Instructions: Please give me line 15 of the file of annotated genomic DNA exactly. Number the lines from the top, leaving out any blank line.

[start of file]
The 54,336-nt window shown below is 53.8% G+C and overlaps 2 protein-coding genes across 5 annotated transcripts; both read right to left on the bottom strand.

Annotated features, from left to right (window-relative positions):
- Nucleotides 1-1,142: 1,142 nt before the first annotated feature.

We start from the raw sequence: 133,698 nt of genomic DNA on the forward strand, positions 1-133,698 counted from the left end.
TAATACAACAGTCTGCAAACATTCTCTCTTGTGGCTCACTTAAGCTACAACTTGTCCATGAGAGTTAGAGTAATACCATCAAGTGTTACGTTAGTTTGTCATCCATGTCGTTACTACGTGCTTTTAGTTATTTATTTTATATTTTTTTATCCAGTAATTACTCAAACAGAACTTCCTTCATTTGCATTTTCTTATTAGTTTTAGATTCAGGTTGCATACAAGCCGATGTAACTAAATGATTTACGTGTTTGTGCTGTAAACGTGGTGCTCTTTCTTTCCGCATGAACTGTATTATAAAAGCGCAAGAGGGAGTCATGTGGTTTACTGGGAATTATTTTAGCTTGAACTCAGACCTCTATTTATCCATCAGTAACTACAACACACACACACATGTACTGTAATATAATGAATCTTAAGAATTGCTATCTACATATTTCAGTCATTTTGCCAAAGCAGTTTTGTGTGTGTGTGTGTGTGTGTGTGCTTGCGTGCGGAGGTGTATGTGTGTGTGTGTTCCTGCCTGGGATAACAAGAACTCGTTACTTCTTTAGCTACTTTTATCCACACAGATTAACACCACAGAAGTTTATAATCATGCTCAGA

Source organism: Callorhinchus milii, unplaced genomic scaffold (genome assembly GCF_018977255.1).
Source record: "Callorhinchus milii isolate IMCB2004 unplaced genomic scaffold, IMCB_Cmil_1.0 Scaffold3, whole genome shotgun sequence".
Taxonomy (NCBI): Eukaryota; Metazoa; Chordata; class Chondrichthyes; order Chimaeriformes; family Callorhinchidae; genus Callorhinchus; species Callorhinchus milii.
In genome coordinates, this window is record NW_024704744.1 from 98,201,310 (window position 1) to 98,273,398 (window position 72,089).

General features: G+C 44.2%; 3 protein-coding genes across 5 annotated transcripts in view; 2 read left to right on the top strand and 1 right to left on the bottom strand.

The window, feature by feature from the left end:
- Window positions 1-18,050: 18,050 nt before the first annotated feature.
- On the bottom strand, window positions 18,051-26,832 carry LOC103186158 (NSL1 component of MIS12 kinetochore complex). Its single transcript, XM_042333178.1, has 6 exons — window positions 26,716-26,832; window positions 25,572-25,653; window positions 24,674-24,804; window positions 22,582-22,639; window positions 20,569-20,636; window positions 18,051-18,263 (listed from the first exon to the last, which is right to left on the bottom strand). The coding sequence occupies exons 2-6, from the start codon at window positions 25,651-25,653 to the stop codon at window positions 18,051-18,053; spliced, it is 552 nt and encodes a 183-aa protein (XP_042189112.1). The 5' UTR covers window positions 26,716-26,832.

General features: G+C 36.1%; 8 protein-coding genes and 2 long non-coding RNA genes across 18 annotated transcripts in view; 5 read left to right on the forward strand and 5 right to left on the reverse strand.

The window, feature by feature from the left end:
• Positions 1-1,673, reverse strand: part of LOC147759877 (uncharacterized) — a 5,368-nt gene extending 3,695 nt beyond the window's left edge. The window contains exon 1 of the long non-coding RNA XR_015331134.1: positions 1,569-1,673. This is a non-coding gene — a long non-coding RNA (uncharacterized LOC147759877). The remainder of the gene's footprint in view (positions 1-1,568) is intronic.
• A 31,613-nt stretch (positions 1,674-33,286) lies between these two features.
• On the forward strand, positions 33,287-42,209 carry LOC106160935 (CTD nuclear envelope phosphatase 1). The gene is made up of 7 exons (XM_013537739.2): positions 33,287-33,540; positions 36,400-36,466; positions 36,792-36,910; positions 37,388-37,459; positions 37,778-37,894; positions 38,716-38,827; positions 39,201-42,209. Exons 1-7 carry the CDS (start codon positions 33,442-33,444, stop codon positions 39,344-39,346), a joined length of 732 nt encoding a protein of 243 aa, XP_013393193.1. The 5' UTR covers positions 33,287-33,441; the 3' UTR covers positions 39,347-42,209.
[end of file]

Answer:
The window, feature by feature from the left end: